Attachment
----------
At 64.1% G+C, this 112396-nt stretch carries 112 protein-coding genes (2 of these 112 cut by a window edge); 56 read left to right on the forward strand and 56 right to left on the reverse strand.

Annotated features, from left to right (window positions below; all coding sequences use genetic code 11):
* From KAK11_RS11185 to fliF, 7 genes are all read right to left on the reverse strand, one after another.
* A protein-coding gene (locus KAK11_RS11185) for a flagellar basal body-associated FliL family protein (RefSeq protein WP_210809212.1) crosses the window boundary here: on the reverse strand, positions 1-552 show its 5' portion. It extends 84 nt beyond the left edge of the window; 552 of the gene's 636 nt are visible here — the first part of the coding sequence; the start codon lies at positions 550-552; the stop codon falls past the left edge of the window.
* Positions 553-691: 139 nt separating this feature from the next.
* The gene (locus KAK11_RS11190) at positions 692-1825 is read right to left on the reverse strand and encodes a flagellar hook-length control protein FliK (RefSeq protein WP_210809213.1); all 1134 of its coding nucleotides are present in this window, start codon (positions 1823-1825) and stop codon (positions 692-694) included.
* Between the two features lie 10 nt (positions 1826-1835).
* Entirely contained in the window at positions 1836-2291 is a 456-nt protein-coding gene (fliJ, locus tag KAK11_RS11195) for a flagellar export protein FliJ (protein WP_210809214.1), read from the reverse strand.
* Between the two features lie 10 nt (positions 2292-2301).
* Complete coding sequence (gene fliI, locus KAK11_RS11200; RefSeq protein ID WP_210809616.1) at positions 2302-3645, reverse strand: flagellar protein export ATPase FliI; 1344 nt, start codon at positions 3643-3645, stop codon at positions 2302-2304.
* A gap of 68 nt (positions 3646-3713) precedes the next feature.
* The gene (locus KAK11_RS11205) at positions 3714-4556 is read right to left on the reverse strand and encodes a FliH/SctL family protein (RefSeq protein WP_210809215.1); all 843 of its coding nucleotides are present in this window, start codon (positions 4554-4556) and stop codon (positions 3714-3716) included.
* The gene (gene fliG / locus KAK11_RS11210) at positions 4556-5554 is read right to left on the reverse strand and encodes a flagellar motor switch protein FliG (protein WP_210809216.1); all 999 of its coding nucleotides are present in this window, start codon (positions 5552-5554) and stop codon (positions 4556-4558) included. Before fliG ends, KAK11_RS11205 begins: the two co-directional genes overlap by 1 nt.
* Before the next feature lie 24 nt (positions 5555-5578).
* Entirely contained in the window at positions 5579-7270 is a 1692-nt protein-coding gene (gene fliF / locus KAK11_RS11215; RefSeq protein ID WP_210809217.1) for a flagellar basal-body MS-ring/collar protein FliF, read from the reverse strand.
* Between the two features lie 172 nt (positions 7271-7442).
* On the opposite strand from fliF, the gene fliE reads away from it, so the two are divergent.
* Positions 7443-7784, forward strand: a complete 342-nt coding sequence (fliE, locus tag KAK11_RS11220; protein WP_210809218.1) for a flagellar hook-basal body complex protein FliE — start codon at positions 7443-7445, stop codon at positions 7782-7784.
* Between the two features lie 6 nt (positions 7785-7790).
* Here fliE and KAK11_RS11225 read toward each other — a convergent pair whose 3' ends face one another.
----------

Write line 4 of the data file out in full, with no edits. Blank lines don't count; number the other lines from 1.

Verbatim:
* A protein-coding gene (locus KAK11_RS11185) for a flagellar basal body-associated FliL family protein (RefSeq protein WP_210809212.1) crosses the window boundary here: on the reverse strand, positions 1-552 show its 5' portion. It extends 84 nt beyond the left edge of the window; 552 of the gene's 636 nt are visible here — the first part of the coding sequence; the start codon lies at positions 550-552; the stop codon falls past the left edge of the window.